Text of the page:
Donald Trump’s astounding victory implies tremendous change in US economic policy.
First, would the United States impose heavy tariffs? And would the US change its supportive stance on the Trans-Pacific Partnership?
The aftermath of the 2008 financial crisis is a key factor behind Trump’s victory. The US economy has failed to post a strong recovery since then and many Americans, particularly those in the manufacturing sector, felt they never shared in any of the benefits of the economic recovery.
There are widespread worries that an era of US protectionism may soon start, posing further threat to the already lackluster global economy.
Trump’s widely-quoted campaign threat to impose a 45 percent tariff on Chinese imports has stoked fears of a full-blown US trade war with China.
But Trump’s economic advisor Wilbur Ross said last week: “There aren’t going to be trade wars.”
Ross explained that Trump’s comment has been misunderstood. Those comments amount only to negotiating tactics.
If Trump’s team is playing down concerns of a US-China trade war, there is probably no need to be overly concerned about a deteriorating trade environment.
The next US president also vows to cut taxes and increase spending on infrastructure, meaning the government would play a bigger role in stimulating growth.
If so, inflation could pick up and interest rates may revert to a more normal level sooner than expected.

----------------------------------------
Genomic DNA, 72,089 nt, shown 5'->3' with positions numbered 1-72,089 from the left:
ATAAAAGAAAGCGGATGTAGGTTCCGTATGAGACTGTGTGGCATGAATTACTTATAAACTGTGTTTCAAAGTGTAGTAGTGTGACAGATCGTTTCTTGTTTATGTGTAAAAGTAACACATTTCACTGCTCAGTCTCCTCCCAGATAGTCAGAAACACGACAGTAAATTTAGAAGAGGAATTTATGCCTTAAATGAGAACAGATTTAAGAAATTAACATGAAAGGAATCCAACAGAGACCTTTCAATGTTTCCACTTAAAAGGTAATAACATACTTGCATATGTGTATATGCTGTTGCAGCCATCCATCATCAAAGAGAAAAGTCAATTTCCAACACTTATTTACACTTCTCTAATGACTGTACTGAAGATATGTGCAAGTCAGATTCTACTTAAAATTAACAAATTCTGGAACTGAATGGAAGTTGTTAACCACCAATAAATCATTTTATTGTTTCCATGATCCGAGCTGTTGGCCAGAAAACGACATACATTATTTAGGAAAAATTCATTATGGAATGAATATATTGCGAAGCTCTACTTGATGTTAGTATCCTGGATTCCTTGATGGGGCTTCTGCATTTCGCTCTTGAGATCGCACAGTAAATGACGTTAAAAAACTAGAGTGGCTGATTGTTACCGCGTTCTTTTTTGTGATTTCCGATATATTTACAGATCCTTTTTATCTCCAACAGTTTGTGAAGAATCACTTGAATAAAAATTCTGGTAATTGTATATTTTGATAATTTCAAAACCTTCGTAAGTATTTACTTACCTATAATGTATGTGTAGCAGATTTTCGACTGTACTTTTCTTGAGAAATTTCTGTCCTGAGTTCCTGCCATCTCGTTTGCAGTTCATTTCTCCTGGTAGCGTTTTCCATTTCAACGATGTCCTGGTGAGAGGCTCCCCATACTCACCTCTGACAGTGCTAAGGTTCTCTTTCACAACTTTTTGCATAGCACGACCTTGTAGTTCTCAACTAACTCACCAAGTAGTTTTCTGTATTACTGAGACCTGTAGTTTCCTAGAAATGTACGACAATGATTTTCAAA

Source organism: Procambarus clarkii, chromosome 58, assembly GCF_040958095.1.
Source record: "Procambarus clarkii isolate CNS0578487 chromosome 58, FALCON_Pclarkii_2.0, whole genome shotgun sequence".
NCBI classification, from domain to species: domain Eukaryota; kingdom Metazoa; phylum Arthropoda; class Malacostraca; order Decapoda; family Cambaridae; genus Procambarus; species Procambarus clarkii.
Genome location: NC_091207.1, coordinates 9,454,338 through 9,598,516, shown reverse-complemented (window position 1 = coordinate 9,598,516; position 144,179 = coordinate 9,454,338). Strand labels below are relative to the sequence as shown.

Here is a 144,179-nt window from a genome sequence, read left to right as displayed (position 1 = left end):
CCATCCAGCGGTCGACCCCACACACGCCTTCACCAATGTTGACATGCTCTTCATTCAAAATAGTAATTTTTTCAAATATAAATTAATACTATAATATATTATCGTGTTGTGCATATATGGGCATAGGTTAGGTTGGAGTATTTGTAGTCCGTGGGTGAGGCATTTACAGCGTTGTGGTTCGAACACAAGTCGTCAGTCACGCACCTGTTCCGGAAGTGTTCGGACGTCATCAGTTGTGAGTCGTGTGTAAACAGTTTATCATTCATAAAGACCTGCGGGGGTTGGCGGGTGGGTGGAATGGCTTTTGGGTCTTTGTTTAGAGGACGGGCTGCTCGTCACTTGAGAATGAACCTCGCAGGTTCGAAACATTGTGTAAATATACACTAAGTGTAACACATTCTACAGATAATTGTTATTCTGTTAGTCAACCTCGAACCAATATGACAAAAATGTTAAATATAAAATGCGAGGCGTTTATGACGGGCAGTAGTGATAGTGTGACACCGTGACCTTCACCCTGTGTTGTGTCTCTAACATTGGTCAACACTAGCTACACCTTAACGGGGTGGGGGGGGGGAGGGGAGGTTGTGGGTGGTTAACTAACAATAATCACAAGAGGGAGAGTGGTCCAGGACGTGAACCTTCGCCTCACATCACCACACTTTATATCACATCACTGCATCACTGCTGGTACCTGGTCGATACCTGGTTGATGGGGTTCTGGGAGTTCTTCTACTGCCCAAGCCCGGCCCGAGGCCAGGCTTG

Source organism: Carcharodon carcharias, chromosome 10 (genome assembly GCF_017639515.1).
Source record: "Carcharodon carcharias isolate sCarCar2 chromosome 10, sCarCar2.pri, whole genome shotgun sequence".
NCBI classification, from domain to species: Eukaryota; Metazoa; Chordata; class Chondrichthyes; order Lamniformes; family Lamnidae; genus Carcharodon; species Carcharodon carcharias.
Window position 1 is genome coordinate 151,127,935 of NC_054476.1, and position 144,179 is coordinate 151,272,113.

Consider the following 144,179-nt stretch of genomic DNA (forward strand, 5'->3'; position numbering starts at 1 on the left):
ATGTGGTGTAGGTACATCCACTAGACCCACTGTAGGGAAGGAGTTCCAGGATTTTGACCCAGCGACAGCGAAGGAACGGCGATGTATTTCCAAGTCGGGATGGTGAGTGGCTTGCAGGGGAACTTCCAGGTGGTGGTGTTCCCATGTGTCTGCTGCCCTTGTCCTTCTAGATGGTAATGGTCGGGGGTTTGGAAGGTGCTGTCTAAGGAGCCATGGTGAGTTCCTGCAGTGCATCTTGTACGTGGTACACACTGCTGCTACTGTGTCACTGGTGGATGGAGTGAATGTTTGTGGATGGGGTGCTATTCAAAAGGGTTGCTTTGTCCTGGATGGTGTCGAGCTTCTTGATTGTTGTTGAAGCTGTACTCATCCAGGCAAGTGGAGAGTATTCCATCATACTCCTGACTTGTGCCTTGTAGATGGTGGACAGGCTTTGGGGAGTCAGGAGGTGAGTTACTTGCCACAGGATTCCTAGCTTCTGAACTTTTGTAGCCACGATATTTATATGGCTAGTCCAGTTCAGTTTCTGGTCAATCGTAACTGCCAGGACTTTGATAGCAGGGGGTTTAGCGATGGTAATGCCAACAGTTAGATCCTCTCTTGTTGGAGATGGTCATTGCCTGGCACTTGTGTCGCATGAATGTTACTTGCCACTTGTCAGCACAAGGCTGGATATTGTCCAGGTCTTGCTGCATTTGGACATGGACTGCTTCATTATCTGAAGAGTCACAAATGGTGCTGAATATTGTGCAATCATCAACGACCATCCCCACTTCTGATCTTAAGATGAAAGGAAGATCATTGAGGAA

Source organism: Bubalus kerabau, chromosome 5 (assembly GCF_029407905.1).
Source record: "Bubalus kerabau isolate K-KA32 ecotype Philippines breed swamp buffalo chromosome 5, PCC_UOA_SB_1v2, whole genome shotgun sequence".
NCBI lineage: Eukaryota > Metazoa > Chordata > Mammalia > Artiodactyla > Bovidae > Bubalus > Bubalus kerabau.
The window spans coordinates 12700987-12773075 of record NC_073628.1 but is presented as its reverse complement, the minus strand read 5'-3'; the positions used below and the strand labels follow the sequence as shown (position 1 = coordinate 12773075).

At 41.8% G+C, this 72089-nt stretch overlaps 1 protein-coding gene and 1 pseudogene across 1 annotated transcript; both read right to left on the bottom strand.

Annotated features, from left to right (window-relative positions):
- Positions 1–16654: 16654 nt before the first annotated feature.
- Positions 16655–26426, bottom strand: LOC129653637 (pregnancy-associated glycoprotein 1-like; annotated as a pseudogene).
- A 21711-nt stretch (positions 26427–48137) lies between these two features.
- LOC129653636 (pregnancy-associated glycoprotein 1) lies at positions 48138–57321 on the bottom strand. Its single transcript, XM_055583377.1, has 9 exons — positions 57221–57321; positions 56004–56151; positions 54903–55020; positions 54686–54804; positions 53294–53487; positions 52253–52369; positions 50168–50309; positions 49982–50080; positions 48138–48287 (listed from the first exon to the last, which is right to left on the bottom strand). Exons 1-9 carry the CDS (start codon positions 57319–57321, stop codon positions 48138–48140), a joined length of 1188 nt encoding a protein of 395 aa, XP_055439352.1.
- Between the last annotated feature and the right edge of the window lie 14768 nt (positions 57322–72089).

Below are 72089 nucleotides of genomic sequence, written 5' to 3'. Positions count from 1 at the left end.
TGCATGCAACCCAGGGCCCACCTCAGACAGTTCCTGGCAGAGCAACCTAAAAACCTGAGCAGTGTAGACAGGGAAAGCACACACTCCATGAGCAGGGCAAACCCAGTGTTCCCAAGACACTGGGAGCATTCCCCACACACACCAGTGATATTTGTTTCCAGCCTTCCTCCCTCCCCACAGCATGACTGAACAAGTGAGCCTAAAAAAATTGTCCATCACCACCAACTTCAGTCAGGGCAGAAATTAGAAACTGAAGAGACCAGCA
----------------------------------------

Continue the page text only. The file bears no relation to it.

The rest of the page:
The global bond market has lost over US$1 trillion in market value within days after Trump won the election, marking the worst performance in last 18 months.
That could be a sign that the three-decade-long bond market boom is coming to an end.
Fund managers said investors are leaving the bond market for equities. This could be just a beginning and such a shift may last for years.
Last week, the BofA Merrill Lynch Global Broad Market Index plunged. The 30-year US Treasury bond yields hit the highest level since January.
By contrast, the Dow Jones Industrial Average posted its best weekly performance in five years last week and hit a record high on Nov. 11.
Goldman Sachs has changed its forecast of the 10-year US Treasury bond yield from 2.11 percent to 2.5 percent.
This article appeared in the Hong Kong Economic Journal on Nov. 16.
Translation by Julie Zhu
[Chinese version 中文版]
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